In this Aug. 11, 2021, file photo, Dick DeGray of Brattleboro, Vermont puts on his mask before going into the Municipal Building in Brattleboro. Credit: Kristopher Radder / The Brattleboro Reformer via AP

MONTPELIER, Vermont — Vermont Gov. Phil Scott signed into law Tuesday a bill that will allow the state’s municipalities to adopt temporary indoor mask mandates.

Scott’s signature on the new law came a day after the Vermont Legislature held a special session in which the new law that allows a municipality to impose their own mask mandate was introduced and approved.

Scott said he called the special session at the request of the Vermont League of Cities and Towns as a compromise after some lawmakers urged him to re-impose a statewide mask mandate.

“As you’ve heard me say repeatedly, masking when inside in public spaces is a good idea right now, because masks work, but at this point in the pandemic mandates won’t,” Scott said. “And I think they’ll be divisive and counter productive.”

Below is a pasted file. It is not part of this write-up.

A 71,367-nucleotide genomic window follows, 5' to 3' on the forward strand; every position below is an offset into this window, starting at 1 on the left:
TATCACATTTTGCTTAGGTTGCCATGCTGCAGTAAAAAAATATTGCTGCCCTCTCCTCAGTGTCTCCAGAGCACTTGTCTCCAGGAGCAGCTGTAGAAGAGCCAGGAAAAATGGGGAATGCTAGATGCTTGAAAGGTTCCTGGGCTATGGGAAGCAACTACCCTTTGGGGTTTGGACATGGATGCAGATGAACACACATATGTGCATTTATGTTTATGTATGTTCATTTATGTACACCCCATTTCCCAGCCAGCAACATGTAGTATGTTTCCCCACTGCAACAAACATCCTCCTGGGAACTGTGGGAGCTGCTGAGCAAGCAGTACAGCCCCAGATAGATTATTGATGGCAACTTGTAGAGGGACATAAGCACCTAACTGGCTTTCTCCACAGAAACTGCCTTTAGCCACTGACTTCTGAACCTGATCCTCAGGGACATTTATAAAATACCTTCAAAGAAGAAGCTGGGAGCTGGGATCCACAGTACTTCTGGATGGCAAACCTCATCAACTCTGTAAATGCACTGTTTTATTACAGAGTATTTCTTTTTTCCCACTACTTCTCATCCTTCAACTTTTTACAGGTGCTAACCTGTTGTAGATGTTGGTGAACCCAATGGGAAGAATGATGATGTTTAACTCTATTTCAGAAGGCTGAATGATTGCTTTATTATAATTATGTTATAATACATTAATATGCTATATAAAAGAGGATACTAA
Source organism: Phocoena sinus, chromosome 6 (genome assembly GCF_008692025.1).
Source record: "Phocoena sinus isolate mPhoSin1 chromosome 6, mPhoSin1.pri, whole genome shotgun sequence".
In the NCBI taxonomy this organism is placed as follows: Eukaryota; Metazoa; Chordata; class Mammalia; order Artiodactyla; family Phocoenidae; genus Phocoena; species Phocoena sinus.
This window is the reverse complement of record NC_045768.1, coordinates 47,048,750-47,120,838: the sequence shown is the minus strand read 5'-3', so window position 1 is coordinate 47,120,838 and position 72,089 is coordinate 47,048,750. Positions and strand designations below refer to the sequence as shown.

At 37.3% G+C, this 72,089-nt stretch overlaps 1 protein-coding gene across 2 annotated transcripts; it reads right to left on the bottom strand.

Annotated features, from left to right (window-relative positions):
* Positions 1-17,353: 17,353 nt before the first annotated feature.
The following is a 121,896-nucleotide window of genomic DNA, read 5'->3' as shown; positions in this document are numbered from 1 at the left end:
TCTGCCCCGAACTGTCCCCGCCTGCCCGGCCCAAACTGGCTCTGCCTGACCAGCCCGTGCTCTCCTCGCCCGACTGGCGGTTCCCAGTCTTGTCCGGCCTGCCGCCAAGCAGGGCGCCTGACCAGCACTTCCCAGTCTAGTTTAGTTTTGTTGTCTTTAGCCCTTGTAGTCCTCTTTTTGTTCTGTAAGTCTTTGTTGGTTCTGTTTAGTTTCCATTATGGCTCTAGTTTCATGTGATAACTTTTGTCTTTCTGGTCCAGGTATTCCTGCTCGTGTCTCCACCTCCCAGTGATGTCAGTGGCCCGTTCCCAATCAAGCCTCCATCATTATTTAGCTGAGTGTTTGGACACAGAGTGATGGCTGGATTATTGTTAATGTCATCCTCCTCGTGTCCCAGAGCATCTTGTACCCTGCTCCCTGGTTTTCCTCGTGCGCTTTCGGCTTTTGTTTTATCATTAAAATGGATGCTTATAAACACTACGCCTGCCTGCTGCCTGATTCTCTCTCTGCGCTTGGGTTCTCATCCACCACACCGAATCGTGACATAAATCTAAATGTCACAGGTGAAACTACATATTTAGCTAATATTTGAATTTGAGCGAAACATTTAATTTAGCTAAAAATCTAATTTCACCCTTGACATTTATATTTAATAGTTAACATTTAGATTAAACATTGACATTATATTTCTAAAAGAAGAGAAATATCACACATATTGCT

Within hours of the new law taking effect, Burlington Mayor Miro Weinberger said he would propose requiring facial coverings in indoor public settings except for situations where all employees and customers in city businesses are verified to be vaccinated against COVID-19.

The ordinance will go before the Burlington City Council on Dec. 1.

In a statement, Weinberger, a Democrat, said the city is in a “confusing and uncertain moment” in which most Vermonters are vaccinated, but the state has seen record-setting case numbers.

“In drafting this new mask mandate the city team has sought to strike a balance with a structure that both protects public health and supports the local businesses we are asking to partner with us on the frontline of our community pandemic response,” Weinberger said.

Under the terms of the new law, Vermont’s local legislative bodies can decide whether to have a mask mandate. Schools would not be included.

Municipalities that adopt mask mandates must vote every 30 days whether to keep the mandates in effect.

The law will expire on April 30, 2022.

Story by Wilson Ring.